Look around your home and think how many things would it be really useful to be able to power on and off from your phone. You’ll probably think of a few.  Add in the fact that the Hive plugs are very easy to update the schedule on and you’ve got a winning combination. But it isn’t anything really new. Belkin have been producing their successful range of WeMo home automation switches for some years.

Control of the plug is pretty straight forward. You can have it on schedule or manual. With manual you simply click within the Hive app to toggle it on or off. It’s very quick to respond which makes it faster than getting off the sofa. The schedule works in the same way as the Hive heating schedule. You can set up to 6 slots per 24 hours which can either be on or off periods. For most people that should be plenty. However, the controls that currently exist for the plug are a bit too limited. We’d like to see things like an override timer system (much like the heating boost) where you can easily set it to on for the next 60 mins, etc. It would save having to either fiddle with the schedule or set a timer to remind yourself to change it from manual back to schedule. With a plug you may also want an anti-boost so you could effectively say ‘don’t turn on again until 4pm’ and it would then ignore the schedule until that time.

The build quality of the plug feels good. They are about the size of most timer plugs (but don’t have a display – as you always configure them from the app). There’s a button on the top of the plug that lets you manually turn it on and off. It would be nice if this was a smart button so the user could define what this did in the Hive app.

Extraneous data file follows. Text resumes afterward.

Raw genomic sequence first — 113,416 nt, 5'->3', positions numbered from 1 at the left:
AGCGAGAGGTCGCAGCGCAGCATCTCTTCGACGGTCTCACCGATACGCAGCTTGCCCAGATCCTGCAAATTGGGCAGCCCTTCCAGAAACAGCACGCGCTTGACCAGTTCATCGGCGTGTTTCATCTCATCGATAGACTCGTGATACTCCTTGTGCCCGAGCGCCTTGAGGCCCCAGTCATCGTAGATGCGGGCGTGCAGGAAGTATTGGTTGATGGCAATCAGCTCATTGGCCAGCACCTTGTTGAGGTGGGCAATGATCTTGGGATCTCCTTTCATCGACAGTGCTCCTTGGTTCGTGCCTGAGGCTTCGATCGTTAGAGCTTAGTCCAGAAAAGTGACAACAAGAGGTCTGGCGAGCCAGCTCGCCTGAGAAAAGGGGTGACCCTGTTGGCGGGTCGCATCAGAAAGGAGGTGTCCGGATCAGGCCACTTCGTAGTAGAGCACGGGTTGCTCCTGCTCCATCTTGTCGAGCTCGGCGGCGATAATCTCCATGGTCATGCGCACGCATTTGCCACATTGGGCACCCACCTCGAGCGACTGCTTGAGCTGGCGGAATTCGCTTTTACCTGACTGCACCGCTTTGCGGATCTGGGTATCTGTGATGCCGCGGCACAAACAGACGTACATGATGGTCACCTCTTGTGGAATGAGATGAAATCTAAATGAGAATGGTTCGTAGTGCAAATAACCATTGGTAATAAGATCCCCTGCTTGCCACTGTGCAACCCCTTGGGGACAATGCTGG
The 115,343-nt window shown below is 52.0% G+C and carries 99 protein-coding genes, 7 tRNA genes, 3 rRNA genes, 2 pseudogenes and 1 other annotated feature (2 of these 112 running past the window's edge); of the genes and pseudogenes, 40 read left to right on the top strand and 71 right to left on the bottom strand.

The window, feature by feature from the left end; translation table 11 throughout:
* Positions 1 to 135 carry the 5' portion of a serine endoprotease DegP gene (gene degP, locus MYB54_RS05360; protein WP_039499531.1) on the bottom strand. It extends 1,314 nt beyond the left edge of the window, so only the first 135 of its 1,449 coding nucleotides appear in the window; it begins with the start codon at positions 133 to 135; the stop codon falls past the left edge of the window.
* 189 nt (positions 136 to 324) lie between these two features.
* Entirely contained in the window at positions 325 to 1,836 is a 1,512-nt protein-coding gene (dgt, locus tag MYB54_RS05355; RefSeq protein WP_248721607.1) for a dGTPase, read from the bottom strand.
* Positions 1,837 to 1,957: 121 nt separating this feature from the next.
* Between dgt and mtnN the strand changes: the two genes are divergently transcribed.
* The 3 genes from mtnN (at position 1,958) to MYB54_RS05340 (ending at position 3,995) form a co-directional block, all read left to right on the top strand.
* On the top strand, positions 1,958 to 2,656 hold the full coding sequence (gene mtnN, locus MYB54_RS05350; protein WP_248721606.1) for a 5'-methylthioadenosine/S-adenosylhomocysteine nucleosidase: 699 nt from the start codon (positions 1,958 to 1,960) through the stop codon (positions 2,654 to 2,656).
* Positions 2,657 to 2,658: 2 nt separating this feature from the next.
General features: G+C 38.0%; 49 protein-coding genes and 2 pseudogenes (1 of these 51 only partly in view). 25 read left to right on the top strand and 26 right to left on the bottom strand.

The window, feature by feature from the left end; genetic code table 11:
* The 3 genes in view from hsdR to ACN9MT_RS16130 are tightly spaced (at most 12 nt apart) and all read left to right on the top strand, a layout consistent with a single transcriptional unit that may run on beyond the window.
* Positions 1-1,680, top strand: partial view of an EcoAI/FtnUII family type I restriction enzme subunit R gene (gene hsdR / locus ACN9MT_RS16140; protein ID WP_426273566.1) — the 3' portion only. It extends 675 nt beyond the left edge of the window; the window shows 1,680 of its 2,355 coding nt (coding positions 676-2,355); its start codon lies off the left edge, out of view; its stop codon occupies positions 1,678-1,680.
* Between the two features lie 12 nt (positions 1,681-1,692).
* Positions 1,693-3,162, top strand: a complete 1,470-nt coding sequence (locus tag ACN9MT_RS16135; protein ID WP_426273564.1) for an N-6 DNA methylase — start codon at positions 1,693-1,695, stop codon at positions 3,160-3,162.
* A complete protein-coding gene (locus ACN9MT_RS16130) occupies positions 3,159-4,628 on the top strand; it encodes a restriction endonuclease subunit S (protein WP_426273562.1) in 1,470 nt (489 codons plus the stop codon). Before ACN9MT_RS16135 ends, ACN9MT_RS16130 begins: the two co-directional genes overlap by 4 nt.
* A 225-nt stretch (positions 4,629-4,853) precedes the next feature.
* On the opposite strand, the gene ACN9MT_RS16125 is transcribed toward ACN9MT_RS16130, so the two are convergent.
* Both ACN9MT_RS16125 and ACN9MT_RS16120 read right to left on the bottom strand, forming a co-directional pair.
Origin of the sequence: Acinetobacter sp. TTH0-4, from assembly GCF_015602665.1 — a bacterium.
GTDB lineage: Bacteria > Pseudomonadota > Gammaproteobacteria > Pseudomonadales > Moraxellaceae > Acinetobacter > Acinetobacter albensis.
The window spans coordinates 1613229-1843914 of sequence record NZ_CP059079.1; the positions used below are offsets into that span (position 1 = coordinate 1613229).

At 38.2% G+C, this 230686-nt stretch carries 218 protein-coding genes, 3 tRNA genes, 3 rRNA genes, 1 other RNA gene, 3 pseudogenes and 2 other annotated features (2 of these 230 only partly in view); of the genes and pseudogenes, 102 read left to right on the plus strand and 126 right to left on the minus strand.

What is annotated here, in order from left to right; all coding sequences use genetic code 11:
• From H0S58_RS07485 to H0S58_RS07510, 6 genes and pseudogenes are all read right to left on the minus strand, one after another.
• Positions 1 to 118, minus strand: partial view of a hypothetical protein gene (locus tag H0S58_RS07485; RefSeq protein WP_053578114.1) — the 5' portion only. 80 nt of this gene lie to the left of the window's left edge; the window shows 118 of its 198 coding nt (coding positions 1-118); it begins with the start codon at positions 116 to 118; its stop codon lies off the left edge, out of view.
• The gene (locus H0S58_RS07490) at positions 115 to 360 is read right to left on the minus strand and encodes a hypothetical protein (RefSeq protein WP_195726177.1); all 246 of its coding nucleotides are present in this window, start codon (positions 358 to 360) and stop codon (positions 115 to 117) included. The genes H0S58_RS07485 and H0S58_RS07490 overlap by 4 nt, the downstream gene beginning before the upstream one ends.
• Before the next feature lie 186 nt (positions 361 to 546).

Hive has told us that IFTTT (If This, Then, That) support is coming soon. When it does the plug will be really worth considering. Until then it’s just a neat stand-alone smart(ish) plug.

Door/Window Sensors

Hive door window sensor review

If you’ve read all the way through this review you will know these detectors could be very useful but right now they are only slightly useful. To be fair they do everything the box says they do which is “Sends an alert to your smartphone when your windows or doors are opened or closed”. It can do a bit more than that as it can also email you.

The actual door sensors are very discrete measuring under 60x30mm (for both parts). But as with the motion sensor we found accessing the battery compartment quite tricky. However as this device will often be fixed to UPVC windows or solid doors the chance of damage is much less. Hive says that for the accessories the batteries should last a couple of years (under normal use) which will at least minimise the issue.


Hive Active Plug: Specs

  • Pass-through socket
  • requires Hive Hub